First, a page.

The world’s first albino beauty pageant kicks off in Kenya
The world’s first albino beauty pageant was held in Nairobi, Kenya with the aim of changing how albinos are viewed.
A lot of people in Kenya and some other African countries like Malawi and Tanazania believe albinism is a curse and over the years, albinos have had to ward off attacks from those who either want to use them for rituals or attack them for the fun for it. Albinism is a genetic skin condition caused by a lack of pigmentation but some believe that the child’s mother had an affair with a white man.
This has led to some being referred to as ‘mzungu’ or seen as ‘pesa’ (money in Swahili) alluding to the vast sums of money rumoured to be paid for their bones in places like Malawi, Mozambique and Tanzania.
For the first time in the country, continent and the world at large, a beauty pageant was held to celebrate people with albinism in Nairobi. 20 male and female contestants sang, danced, and flaunted their costumes for a crowd that included political leaders.
Kenya’s first and only Member of Parliament living with Albinism, Isaac Mwaura, spearheaded the event and said he wants to change the narrative.
“Even when I was dating, it was difficult for girls to say I’m handsome, I knew I was handsome (but) people with albinism are seen as not beautiful, as not good-looking, and that has an effect on their self esteem.
We will make the world understand that we aren’t ‘mzungu’, We aren’t pesa (money). We are human beings,”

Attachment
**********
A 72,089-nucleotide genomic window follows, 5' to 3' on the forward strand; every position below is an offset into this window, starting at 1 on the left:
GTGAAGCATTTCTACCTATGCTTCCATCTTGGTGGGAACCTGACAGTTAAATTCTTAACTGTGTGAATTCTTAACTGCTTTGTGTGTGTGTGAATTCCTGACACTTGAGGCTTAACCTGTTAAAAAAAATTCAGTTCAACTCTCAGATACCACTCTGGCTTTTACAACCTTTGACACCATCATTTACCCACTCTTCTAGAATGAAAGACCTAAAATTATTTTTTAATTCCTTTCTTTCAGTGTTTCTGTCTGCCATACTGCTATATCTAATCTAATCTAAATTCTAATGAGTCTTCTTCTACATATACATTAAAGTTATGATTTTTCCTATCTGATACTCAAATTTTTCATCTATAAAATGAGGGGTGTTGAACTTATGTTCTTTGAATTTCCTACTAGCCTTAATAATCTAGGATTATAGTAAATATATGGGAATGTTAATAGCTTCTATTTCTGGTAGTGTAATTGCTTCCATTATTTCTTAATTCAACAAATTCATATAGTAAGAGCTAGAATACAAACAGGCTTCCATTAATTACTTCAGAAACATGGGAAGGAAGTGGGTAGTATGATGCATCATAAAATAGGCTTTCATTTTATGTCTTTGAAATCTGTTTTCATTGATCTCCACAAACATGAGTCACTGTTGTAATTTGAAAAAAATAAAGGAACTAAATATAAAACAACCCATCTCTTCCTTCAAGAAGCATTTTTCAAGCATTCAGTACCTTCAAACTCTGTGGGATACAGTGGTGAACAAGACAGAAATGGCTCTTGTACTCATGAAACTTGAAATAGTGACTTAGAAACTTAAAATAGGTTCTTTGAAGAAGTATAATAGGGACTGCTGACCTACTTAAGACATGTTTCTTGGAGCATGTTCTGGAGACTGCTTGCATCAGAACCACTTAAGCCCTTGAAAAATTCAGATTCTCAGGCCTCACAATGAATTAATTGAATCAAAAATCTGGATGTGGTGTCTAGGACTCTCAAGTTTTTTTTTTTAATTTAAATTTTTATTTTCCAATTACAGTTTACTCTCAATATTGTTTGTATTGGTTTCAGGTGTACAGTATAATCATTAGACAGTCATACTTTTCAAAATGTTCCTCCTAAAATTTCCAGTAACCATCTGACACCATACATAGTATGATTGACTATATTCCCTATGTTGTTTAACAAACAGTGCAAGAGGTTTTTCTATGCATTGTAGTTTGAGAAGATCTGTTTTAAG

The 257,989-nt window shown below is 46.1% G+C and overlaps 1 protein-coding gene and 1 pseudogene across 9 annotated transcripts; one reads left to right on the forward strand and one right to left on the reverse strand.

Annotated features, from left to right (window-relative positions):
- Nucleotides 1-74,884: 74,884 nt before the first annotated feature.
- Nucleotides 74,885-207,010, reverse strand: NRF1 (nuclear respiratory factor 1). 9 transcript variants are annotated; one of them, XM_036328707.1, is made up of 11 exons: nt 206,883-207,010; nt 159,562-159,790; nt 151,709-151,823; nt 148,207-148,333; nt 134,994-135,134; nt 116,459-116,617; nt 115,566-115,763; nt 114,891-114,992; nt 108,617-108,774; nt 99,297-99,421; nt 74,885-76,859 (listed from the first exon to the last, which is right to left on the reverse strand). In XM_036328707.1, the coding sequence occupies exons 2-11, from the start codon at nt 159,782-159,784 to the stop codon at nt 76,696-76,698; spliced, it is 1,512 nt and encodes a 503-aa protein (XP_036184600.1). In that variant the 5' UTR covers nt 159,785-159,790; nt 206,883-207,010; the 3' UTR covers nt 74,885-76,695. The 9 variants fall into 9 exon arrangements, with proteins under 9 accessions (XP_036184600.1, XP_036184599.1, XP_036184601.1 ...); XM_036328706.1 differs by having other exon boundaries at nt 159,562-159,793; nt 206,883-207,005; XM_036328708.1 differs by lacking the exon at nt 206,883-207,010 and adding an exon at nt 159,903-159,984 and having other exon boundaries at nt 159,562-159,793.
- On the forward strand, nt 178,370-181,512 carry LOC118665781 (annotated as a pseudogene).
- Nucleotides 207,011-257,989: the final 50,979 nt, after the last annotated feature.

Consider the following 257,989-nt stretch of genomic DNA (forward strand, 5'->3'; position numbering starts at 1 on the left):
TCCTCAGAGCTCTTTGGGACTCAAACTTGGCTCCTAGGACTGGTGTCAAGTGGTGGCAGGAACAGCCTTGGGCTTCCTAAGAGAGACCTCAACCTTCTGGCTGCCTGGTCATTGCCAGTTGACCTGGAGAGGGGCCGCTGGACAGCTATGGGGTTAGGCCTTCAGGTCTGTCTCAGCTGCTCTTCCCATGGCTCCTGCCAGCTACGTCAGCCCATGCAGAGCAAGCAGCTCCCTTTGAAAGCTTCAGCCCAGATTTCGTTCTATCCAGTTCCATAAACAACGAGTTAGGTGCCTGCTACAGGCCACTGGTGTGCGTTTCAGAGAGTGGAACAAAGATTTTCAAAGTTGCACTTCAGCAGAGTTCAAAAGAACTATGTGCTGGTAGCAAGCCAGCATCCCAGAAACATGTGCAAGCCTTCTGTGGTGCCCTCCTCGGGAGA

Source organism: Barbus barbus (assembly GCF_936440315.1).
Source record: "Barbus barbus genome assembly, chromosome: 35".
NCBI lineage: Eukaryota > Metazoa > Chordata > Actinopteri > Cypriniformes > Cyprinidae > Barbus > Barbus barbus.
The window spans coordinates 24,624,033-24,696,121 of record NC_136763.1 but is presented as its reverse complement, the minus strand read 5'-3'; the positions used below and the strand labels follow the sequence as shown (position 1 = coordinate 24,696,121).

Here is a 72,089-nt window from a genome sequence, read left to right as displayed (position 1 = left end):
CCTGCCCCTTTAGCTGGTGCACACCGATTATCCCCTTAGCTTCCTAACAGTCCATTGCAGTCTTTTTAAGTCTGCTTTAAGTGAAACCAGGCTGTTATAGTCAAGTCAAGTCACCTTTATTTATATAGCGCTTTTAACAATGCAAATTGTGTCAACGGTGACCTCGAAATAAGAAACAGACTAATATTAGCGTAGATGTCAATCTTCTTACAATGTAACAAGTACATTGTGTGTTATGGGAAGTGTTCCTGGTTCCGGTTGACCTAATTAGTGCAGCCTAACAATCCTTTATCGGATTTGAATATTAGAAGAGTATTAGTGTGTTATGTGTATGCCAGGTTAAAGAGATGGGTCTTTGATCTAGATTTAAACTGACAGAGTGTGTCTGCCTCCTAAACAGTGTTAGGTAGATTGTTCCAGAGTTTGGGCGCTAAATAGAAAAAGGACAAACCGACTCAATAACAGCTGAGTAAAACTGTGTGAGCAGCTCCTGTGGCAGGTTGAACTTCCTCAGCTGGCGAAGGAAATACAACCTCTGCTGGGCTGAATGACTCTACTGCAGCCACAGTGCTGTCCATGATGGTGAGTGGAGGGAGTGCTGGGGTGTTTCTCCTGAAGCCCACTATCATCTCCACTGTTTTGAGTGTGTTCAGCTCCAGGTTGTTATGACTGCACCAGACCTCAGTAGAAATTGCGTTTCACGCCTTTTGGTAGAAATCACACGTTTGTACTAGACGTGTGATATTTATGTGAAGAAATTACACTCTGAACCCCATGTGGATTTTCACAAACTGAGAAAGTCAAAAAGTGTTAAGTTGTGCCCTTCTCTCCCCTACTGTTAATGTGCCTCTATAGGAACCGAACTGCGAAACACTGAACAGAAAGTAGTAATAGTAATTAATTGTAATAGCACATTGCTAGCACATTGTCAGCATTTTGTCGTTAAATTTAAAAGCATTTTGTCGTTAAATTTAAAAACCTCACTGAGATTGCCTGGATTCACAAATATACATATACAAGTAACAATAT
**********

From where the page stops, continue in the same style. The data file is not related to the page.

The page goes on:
We need to actually tell our story from our point of view because most of the time when our story is told by other people they say it from a point of pity. We want to show that, yes, there’s a positive side to albinism.
The motto for the night was “Beauty Beyond the Skin” and the competition drew a crowd of about 1,000 guests including Deputy President William Ruto.
Some of the contestants shared their stories, Simon Gachucha, a 20-year-old contestant said,
People would ask my mother, what kind of mother are you?” She got affected. She used to ask herself, how could she have a son with albinism? She used to think something was wrong with her.
It has not been an easy journey to acceptance. I had to understand that I could not die and be reborn as a black man. I needed to realize that I am a black man because I was born by a black woman.
The Male winner of the contest, Jairus Ong’etta via his spoken word performance, touched on his experience. He said,
“It will always remain black boards need white chalk, white bible pages – black inscriptions. So white in Kenya doesn’t just stand for peace, it means a people, a face.”
Loise Lihanda, who was later crowned Miss Albinism said:
“I used to sit in the back of the classroom with my big hat and hold my head down, (referring to the large hats many people with the condition wear to protect them from the sun). Now I am confident. I hold my head high.